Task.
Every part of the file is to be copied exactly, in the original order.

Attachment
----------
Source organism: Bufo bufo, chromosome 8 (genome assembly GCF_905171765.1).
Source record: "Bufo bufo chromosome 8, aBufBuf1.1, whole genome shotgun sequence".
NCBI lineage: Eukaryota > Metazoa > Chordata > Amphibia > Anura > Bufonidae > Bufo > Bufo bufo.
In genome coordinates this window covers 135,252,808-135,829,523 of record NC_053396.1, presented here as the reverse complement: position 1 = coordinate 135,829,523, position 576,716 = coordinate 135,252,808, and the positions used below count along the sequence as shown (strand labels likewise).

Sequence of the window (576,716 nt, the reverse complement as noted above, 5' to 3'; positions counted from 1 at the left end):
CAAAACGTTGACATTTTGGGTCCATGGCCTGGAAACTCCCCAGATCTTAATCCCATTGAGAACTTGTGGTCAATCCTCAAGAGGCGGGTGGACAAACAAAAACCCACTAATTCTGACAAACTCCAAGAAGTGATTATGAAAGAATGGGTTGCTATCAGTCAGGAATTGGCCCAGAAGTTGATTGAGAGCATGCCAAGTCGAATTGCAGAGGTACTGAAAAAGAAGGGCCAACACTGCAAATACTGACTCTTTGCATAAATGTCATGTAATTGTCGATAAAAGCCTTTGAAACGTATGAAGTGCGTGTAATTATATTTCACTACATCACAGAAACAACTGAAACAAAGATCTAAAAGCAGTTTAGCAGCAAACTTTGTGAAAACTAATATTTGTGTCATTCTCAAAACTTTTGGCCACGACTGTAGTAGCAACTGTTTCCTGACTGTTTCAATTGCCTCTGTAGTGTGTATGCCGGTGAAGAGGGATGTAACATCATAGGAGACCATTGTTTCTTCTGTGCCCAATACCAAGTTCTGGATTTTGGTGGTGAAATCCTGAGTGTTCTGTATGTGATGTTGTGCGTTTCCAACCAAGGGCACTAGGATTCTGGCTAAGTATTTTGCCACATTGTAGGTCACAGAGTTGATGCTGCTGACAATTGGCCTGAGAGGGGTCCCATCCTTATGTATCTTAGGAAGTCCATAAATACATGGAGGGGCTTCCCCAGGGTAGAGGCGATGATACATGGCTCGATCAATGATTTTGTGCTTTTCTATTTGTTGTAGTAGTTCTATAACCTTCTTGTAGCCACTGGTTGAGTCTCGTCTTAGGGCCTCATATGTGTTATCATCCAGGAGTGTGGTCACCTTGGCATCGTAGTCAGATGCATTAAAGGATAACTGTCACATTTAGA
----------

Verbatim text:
Source organism: Bufo bufo, chromosome 8 (genome assembly GCF_905171765.1).
Source record: "Bufo bufo chromosome 8, aBufBuf1.1, whole genome shotgun sequence".
NCBI lineage: Eukaryota > Metazoa > Chordata > Amphibia > Anura > Bufonidae > Bufo > Bufo bufo.
In genome coordinates this window covers 135,252,808-135,829,523 of record NC_053396.1, presented here as the reverse complement: position 1 = coordinate 135,829,523, position 576,716 = coordinate 135,252,808, and the positions used below count along the sequence as shown (strand labels likewise).

Sequence of the window (576,716 nt, the reverse complement as noted above, 5' to 3'; positions counted from 1 at the left end):
CAAAACGTTGACATTTTGGGTCCATGGCCTGGAAACTCCCCAGATCTTAATCCCATTGAGAACTTGTGGTCAATCCTCAAGAGGCGGGTGGACAAACAAAAACCCACTAATTCTGACAAACTCCAAGAAGTGATTATGAAAGAATGGGTTGCTATCAGTCAGGAATTGGCCCAGAAGTTGATTGAGAGCATGCCAAGTCGAATTGCAGAGGTACTGAAAAAGAAGGGCCAACACTGCAAATACTGACTCTTTGCATAAATGTCATGTAATTGTCGATAAAAGCCTTTGAAACGTATGAAGTGCGTGTAATTATATTTCACTACATCACAGAAACAACTGAAACAAAGATCTAAAAGCAGTTTAGCAGCAAACTTTGTGAAAACTAATATTTGTGTCATTCTCAAAACTTTTGGCCACGACTGTAGTAGCAACTGTTTCCTGACTGTTTCAATTGCCTCTGTAGTGTGTATGCCGGTGAAGAGGGATGTAACATCATAGGAGACCATTGTTTCTTCTGTGCCCAATACCAAGTTCTGGATTTTGGTGGTGAAATCCTGAGTGTTCTGTATGTGATGTTGTGCGTTTCCAACCAAGGGCACTAGGATTCTGGCTAAGTATTTTGCCACATTGTAGGTCACAGAGTTGATGCTGCTGACAATTGGCCTGAGAGGGGTCCCATCCTTATGTATCTTAGGAAGTCCATAAATACATGGAGGGGCTTCCCCAGGGTAGAGGCGATGATACATGGCTCGATCAATGATTTTGTGCTTTTCTATTTGTTGTAGTAGTTCTATAACCTTCTTGTAGCCACTGGTTGAGTCTCGTCTTAGGGCCTCATATGTGTTATCATCCAGGAGTGTGGTCACCTTGGCATCGTAGTCAGATGCATTAAAGGATAACTGTCACATTTAGA